Homework Helpers

Many parents worry about not knowing the mathematics their children are studying. One way to provide help with math homework is really quite easy: ask questions. Simple, generic questions can help your child gradually make sense of mathematics, build confidence, encourage mathematical thinking and communication. When given the opportunity to talk about mathematics, children are often able to remember what they learned in class and see the solution themselves. A good question can open up your child's thinking about the problem at hand. 
Here are some useful questions for parents to try. Remember that listening to your child's answers and providing calm responses are as important as the questions you pose. 

When your child isn’t sure how to begin a problem, ask:

Can you tell me what you know now? What facts do you have? 
What do you need to fins out? Can you estimate the answer? 
How might you begin? What can you try first?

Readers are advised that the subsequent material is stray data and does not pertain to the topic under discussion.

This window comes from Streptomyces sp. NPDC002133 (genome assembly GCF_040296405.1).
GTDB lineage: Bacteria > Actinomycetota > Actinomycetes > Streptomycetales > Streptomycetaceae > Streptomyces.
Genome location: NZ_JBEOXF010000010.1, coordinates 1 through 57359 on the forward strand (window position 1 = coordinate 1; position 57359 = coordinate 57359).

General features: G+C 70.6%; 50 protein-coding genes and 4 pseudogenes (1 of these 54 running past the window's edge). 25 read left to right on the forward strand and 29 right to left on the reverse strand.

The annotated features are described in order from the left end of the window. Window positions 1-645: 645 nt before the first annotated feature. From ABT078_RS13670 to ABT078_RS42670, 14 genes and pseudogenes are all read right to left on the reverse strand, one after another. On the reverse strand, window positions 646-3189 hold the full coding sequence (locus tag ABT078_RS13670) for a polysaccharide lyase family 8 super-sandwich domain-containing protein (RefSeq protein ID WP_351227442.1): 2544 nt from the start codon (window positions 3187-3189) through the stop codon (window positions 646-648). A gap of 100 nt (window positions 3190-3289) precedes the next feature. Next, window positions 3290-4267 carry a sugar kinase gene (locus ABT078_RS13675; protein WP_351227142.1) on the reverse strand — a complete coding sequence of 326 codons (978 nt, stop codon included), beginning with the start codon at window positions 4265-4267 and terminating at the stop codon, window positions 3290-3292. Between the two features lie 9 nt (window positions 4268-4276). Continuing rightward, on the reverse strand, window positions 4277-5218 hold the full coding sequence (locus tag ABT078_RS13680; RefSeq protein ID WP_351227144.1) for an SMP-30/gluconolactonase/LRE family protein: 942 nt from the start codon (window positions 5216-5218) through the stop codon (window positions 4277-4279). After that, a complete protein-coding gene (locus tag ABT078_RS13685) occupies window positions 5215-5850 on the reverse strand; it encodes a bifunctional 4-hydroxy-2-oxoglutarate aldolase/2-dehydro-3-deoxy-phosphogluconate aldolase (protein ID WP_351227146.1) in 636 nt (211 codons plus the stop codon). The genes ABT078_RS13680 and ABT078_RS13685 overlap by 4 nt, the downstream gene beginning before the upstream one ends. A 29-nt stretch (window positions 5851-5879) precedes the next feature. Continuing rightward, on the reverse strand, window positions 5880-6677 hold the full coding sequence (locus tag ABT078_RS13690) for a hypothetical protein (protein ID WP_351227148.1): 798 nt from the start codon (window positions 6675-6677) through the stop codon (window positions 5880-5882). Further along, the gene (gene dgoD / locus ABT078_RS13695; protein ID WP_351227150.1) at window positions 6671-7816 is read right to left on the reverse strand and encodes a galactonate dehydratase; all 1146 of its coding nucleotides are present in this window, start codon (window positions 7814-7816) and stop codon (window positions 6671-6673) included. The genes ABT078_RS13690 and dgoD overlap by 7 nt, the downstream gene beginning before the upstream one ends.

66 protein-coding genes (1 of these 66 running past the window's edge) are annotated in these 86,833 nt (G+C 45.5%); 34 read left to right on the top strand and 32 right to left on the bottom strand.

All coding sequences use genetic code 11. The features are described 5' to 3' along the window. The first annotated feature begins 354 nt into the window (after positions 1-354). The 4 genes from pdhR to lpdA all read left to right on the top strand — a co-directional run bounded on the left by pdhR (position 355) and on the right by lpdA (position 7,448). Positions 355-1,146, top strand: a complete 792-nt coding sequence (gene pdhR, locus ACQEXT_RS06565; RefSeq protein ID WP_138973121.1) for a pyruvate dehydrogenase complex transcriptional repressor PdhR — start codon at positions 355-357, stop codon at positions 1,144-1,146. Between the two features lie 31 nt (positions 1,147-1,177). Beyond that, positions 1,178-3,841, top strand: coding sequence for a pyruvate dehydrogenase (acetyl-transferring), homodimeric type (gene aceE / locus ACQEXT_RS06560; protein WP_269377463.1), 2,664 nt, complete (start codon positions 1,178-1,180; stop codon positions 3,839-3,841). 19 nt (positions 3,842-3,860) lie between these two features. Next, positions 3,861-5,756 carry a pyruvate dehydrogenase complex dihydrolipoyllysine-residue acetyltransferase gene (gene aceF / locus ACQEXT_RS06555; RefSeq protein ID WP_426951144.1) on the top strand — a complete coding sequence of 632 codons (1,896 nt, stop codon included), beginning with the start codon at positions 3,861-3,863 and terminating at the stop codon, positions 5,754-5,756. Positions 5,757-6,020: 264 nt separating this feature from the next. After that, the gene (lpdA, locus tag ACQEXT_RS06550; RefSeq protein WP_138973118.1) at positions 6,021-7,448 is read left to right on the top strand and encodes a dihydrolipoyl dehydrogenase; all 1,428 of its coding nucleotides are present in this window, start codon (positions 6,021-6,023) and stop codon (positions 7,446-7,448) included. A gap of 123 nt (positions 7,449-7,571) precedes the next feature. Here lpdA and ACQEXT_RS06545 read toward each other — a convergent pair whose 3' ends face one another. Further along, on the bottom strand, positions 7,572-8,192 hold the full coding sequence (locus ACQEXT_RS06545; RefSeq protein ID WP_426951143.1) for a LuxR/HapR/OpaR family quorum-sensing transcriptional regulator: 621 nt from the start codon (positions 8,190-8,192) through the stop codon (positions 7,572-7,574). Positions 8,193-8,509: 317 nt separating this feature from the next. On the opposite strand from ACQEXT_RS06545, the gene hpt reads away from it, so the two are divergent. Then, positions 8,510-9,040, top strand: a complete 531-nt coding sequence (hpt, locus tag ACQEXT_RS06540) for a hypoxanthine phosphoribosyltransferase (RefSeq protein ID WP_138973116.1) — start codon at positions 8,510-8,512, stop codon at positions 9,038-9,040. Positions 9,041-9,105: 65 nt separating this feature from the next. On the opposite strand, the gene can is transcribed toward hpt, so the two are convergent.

Can you make a drawing or picture to get started?

While your child is working on the problem, ask: 
How can you organize your information? Will a list or table help? 
What would happen if...? Show me what you did that did not work. 
Can you explain the strategy you are using to solve this? Why did you...?
What could you do next? Do you see any patterns? 

When your child finds the answer, ask: 
Does that answer make sense? Why do you think that? 
How did you get your answer? Do you think it is right? Tell me more. 
Convince me that your solution makes sense. Explain it in a different way. 

The Internet is also a great resource.
Here are three web sites that offer homework assistance in mathematics: 


The Math Forum’s Ask Dr. Math: mathforum.org/dr.math

Tutor.com: www.tutor.com